2020 Mercedes-AMG GLC 43 Review: Aufrecht Melcher Goldilocks

Kyle Patrick
by Kyle Patrick
“Is it a real AMG?”

It’s a question I have to field within hours of picking up this, the 2020 Mercedes-AMG GLC 43. As the AMG badge spreads further through the Mercedes empire—Aufrecht Melcher Großaspach, the two last names of the company’s founders and their birthplace—a split has occurred: the one-engine, one-builder mantra now applies only to the top-level AMG models, the 45s or the 63s. The 43 uses—shock, horror—a regular production engine. Say it in your best Helen Lovejoy voice: won’t somebody please think of the gearheads?!

The truth is, the GLC 43 is probably the ideal model for more people than its fire-breathing 63 sibling. This SUV pairs a still-strong turbo V6 engine with engaging handling, and wraps it all up in the same practical package. Best of all, it does so with a $15,000 discount over big brother’s list price. If the regular GLC models are too, well, regular for you, but you don’t quite need the 63’s ballistics, the GLC 43 is your Goldilocks option.

“Lite” AMG is still plenty quick

Pop the hood of the GLC and you won’t find a signed, hand-built V8. The 43 employs a V6 instead, covering one full liter less swept volume. It remains turbocharged of course, helping it produce a still-very-healthy 385 hp and 384 lb-ft of torque. Not only is that more power per liter than its big brother, but it out-muscles the equivalent BMW ( X3 M40i) and Audi ( SQ5). Like most every modern Merc with a longitudinally-mounted engine, the GLC 43 uses a nine-speed automatic for shifting duties.

It’s a potent package. Mercedes quotes a 4.7-second dash to 60 mph and the 43 easily feels good for it. There’s even a pleasant growl from the (optional) performance exhaust system. Hunkered down on those expensive-looking 21-inch wheels, the GLC 43 looks closer to a slightly swollen wagon than a chunky SUV. That translates to the driving experience too—thankfully, I’d add.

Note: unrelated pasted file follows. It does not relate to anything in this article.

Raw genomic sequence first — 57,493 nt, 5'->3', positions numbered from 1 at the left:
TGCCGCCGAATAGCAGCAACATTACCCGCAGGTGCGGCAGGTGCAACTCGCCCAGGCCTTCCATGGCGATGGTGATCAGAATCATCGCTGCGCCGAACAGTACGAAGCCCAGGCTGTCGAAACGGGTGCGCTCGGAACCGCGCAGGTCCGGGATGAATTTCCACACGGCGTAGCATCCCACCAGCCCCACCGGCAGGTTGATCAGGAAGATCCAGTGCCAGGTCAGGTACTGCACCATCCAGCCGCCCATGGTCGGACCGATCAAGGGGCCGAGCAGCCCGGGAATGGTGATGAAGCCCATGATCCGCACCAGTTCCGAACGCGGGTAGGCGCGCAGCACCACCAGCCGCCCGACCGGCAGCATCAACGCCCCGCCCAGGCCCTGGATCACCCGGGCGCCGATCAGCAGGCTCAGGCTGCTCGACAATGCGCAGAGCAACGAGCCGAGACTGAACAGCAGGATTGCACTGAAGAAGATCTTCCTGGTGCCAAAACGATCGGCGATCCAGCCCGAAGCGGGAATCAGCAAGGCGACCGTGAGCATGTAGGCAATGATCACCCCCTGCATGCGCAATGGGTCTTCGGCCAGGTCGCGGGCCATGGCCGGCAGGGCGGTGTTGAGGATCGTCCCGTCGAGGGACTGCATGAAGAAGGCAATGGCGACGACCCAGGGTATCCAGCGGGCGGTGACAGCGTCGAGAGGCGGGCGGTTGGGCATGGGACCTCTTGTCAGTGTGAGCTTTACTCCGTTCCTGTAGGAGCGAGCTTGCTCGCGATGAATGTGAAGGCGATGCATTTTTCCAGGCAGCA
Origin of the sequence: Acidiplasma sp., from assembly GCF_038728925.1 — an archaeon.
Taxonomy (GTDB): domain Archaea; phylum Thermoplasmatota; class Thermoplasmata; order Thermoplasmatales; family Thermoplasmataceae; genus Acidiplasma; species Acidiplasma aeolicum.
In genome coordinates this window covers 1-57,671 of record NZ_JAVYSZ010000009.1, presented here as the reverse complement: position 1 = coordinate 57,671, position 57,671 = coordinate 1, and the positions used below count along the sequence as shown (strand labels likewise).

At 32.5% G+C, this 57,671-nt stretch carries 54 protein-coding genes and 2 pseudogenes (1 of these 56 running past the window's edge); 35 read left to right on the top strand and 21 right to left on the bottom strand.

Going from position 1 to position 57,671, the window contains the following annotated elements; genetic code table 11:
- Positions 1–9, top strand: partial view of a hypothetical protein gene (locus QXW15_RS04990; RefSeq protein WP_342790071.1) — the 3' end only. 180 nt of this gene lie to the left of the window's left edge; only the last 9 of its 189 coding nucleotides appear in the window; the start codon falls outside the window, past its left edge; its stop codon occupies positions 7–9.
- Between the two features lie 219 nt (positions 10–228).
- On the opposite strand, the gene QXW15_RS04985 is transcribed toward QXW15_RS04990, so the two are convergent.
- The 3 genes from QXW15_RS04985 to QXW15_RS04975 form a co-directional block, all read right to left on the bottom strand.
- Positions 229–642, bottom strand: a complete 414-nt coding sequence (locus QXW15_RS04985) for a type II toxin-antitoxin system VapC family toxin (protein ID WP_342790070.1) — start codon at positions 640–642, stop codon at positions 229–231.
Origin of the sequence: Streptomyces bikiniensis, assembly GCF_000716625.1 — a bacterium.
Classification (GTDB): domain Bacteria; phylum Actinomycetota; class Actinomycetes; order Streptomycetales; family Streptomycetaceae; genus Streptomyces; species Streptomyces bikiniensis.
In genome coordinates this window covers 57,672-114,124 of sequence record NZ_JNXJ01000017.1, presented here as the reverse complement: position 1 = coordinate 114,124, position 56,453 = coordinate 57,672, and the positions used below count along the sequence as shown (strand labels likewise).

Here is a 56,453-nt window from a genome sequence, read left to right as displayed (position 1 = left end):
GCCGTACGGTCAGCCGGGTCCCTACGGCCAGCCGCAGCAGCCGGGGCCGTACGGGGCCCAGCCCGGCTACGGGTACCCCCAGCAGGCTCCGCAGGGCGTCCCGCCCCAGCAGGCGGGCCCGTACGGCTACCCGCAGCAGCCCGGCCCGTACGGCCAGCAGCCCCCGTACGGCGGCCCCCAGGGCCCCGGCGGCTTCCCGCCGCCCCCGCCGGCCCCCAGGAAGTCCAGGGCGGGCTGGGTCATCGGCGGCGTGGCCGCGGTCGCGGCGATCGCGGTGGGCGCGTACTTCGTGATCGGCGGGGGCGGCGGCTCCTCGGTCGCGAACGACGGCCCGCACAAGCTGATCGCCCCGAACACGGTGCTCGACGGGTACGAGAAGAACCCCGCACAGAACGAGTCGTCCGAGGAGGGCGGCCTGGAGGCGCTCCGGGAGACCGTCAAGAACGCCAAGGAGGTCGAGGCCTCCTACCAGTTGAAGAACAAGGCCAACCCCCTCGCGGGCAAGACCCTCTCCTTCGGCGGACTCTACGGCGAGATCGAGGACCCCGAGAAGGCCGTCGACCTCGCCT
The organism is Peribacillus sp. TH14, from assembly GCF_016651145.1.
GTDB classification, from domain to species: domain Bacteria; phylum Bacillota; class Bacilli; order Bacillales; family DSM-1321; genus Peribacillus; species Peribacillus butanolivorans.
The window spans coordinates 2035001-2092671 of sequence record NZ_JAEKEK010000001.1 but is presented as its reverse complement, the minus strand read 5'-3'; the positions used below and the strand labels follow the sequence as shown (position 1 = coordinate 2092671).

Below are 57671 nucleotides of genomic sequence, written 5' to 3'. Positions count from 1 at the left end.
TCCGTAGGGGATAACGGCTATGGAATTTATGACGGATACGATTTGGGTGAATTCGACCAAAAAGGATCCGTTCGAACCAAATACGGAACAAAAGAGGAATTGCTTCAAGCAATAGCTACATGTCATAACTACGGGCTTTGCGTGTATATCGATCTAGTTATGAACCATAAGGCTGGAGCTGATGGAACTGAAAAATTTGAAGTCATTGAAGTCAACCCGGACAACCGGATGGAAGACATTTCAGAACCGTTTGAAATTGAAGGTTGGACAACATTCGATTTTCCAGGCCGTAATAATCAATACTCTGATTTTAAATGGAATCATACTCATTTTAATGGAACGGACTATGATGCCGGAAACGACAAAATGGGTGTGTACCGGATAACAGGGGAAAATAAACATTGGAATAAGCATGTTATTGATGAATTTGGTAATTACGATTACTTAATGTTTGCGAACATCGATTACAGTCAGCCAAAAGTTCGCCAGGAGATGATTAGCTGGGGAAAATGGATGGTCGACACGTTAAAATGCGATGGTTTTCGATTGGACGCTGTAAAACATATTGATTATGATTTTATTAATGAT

Engine: 3.0L V6 Turbo
Output: 385 hp, 384 lb-ft
Transmission: 9AT, AWD
US fuel economy (MPG): 18/24/21
CAN fuel economy (L/100KM): 13.0/9.8/11.2 (est)
Starting Price (USD): $60,495 (inc. dest.)
As-Tested Price (USD): $75,155 (est, inc. dest.)
Starting Price (CAD): $66,200 (est, inc. dest.)
As-Tested Price (CAD): $85,000 (est, inc. dest.)

A rear-biased all-wheel drive system and tidy exterior dimensions make the GLC genuinely fun to toss around corners. It’s a grip-dominated experience, sure, but the GLC responds to every input quickly and with enthusiasm. It can drop the kids off at school lightning-quick, yet you’ll want to take the scenic route home.

The only fly in the performance ointment is the transmission. The nine-speed unit is occasionally jerky at urban ambling speeds. Even switching over to manual mode doesn’t entirely quell the issue: it feels like the GLC is limiting output in first gear. When you’re driving with more verve the transmission responds in kind, but a major chunk of the appeal of this sort of machine is that it should be able to tootle around town when need be.

SEE ALSO: Volvo XC60 vs Mercedes-Benz GLC vs BMW X3

More space than you’d think

Transmission foibles aside, the GLC really does do a convincing everyday hauler act. The standard adaptive air suspension takes the edge off the harshest road-level jolts, with only the thwap of those big tires really making its way into the cabin regularly. Even cranking the steering wheel-mounted dial over to Sport+ doesn’t turn the GLC’s dampers into granite. Speaking of, the oddly-shaped tiller does take a bit of time to get used to. Flat-bottomed, it also has slight kinks right below the ol’ 10-and-2 positions. These always catch me out when I’m winding off lock in a turn. When the GLC is tracking straight ahead, however, they do sit right in my palms. It takes some getting used to, basically.

I don’t need to acclimate to the front sport seats though, which look great. Done up with microsuede inserts and red contrast stitching, they’re like the suspension: firm, but not punishing. Headroom is best described as “plenty” in either row, even with the panoramic glass roof. Out back, the trunk floor is wide and flat, complete with a handy switch to lower the GLC further if you’ve got lots to load. A powered liftgate is standard.